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  • Ontario's middle and working class families are losing ground August 15, 2017
    Ontario is becoming more polarized as middle and working class families see their share of the income pie shrinking while upper middle and rich families take home even more. New research from CCPA-Ontario Senior Economist Sheila Block reveals a staggering divide between two labour markets in the province: the top half of families continue to pile […]
    Canadian Centre for Policy Alternatives
  • Join us in October for the CCPA-BC fundraising gala, featuring Senator Murray Sinclair August 14, 2017
    We are incredibly honoured to announce that Senator Murray Sinclair will address our 2017 Annual Gala as keynote speaker, on Thursday, October 19 in Vancouver. Tickets are now on sale. Will you join us? Senator Sinclair has served as chair of the Truth and Reconciliation Commission (TRC), was the first Indigenous judge appointed in Manitoba, […]
    Canadian Centre for Policy Alternatives
  • How to make NAFTA sustainable, equitable July 19, 2017
    Global Affairs Canada is consulting Canadians on their priorities for, and concerns about, the planned renegotiation of the North American Free Trade Agreement (NAFTA). In CCPA’s submission to this process, Scott Sinclair, Stuart Trew and Hadrian Mertins-Kirkwood point out how NAFTA has failed to live up to its promise with respect to job and productivity […]
    Canadian Centre for Policy Alternatives
  • What’s next for BC? July 4, 2017
    Five weeks ago the CCPA-BC began a letter to our supporters with this statement: “What an interesting and exciting moment in BC politics! For a bunch of policy nerds like us at the CCPA, it doesn’t get much better than this.” At the time, we were writing about the just-announced agreement between the BC NDP […]
    Canadian Centre for Policy Alternatives
  • Could skyrocketing private sector debt spell economic crisis? June 21, 2017
    Our latest report finds that Canada is racking up private sector debt faster than any other advanced economy in the world, putting the country at risk of serious economic consequences. The report, Addicted to Debt, reveals that Canada has added $1 trillion in private sector debt over the past five years, with the corporate sector […]
    Canadian Centre for Policy Alternatives
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Archive for 'Canada'

Ontario’s Electricity Sector III: Legislative & Finance Update

My January and April posts on the Ontario electricity sector described how decisions by different Ontario governments gave rise to excess electricity generation with an inflated cost structure, leading to higher electricity prices. Here I discuss the latest development, the Liberal Government of Ontario’s proposed financial framework for its “Fair Hydro Plan” (FHP). In election […]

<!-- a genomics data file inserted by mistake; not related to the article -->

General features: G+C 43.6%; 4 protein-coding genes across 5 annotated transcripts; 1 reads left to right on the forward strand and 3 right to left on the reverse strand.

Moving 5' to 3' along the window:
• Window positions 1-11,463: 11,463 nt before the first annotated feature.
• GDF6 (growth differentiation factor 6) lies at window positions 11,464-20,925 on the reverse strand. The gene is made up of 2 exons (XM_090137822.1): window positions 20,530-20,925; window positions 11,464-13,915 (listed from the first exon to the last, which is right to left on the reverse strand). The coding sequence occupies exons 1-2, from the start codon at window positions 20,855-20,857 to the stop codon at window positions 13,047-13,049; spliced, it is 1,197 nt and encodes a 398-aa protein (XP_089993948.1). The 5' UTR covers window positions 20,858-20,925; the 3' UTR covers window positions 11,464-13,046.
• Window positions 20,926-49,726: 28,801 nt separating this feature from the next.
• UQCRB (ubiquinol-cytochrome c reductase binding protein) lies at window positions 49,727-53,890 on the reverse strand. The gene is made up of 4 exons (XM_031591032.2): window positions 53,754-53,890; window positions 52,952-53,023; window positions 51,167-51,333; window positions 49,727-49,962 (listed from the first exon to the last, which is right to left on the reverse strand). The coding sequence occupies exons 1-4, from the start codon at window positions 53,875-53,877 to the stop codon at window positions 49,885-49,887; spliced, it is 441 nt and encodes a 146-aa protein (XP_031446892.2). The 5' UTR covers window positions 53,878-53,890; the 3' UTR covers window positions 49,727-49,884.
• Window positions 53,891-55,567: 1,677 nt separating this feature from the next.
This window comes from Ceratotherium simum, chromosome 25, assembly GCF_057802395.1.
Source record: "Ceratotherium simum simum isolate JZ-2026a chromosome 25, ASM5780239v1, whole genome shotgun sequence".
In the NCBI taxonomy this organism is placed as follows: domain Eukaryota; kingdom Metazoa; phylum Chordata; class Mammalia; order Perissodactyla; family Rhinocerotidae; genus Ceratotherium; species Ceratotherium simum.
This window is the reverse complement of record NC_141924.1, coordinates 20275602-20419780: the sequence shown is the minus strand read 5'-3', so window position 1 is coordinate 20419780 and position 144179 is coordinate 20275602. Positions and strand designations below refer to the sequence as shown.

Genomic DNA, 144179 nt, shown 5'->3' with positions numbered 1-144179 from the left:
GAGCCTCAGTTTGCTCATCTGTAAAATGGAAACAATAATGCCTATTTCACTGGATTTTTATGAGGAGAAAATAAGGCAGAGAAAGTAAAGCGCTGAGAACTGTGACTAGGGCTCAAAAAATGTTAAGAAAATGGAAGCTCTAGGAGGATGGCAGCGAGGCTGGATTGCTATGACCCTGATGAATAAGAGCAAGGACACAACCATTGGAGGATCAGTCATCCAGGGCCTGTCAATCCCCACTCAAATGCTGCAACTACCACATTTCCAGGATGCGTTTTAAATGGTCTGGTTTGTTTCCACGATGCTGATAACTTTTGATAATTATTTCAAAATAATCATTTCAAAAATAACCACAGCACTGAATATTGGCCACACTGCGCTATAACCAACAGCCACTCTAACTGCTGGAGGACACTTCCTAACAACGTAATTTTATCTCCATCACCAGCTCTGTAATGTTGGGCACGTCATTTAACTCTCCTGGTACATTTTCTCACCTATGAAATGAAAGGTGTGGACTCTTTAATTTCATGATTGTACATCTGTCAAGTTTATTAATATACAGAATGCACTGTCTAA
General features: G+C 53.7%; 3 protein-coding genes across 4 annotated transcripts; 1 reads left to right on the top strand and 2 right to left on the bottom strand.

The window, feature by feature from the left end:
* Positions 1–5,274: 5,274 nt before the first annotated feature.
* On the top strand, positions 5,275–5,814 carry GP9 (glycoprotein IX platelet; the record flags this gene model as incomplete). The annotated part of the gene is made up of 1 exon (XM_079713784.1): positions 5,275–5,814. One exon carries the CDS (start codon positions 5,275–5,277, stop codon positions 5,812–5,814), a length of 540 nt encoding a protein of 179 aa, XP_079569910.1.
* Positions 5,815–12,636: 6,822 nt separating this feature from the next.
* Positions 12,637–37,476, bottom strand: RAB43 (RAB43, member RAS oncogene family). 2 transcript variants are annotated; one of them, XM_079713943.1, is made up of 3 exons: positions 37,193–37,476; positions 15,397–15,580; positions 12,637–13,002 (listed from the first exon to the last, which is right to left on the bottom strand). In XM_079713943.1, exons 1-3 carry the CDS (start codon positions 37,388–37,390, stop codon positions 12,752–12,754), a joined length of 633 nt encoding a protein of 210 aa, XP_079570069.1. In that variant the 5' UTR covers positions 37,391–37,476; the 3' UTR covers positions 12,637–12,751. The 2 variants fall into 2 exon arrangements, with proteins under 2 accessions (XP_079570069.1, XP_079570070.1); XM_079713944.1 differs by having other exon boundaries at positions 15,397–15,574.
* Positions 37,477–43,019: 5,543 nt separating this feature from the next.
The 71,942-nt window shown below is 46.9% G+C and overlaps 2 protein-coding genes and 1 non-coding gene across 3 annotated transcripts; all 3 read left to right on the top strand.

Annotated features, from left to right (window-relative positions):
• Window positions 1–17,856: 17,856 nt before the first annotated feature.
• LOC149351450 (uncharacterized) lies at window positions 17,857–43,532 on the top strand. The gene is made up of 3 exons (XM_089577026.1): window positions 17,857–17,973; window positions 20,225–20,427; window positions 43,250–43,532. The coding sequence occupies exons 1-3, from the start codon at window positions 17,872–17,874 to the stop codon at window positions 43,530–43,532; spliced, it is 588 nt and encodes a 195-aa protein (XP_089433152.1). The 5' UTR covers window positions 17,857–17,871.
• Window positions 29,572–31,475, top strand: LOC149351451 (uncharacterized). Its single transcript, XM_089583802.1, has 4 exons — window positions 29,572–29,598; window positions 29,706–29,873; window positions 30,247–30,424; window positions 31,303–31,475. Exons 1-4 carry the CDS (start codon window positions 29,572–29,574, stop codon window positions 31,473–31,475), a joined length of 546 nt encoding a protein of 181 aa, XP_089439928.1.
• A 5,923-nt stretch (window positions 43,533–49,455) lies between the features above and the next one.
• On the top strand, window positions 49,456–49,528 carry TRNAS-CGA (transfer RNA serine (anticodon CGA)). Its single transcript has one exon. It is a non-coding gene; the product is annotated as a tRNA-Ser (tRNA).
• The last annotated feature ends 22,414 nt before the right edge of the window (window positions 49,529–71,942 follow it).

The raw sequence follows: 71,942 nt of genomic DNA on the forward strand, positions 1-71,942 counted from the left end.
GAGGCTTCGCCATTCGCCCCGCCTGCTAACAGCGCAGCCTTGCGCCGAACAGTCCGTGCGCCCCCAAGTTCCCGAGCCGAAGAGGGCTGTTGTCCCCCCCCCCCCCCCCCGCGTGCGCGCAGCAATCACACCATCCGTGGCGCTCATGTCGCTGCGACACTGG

A tale book-ended by two Trudeaus: Canada’s foreign aid since 1970

Soon after the 2015 federal election, Prime Minister-designate Justin Trudeau affirmed that Canada was back as a “compassionate and constructive voice in the world” after a decade of Conservative governments. One of the most important means by which any industrialized country interacts with the developing world is via the amount, composition and effectiveness of its […]

Ten Things To Know About The 2017 Federal Budget

I’ve just written a blog post in which I review the recent federal budget. Points raised in the blog post include the following: -The federal government is projecting deficits in the $20B-$30B range for roughly the next five years. -This was likely the most important federal budget for housing since 1993. -The budget contains important […]

New book on the history of Canadian social housing policy

One of Canada’s foremost authorities on Canadian social housing, Dr. Greg Suttor, has just authored a book on the history of Canadian social housing policy. Titled Still renovating: A history of Canadian social housing policy, it’s published by McGill-Queen’s University Press and covers the period from the end of World War II to 2013. I’ve […]

Canada after Trump: Harold Innis and What to Do When Empires Go Crazy

The Americans shocked the rest of the world by electing Donald Trump last Tuesday. Pierre Trudeau suggested that Canada’s proximity to the US was like “sleeping with an elephant”, and thus Canadians are particularly concerned about what this means. Canada’s most preeminent political economist, Harold Innis, can offer some lessons. Innis is known for the […]

Federal Income Support for Low-Income Seniors

Over at the Behind the Numbers web site, Allan Moscovitch, David Macdonald and I have a blog post titled “Ten Things to Know About Federal Income Support for Low-Income Seniors in Canada.” The blog post argues—among other things—that if the age of eligibility for Old Age Security were to move from 65 to 67, the […]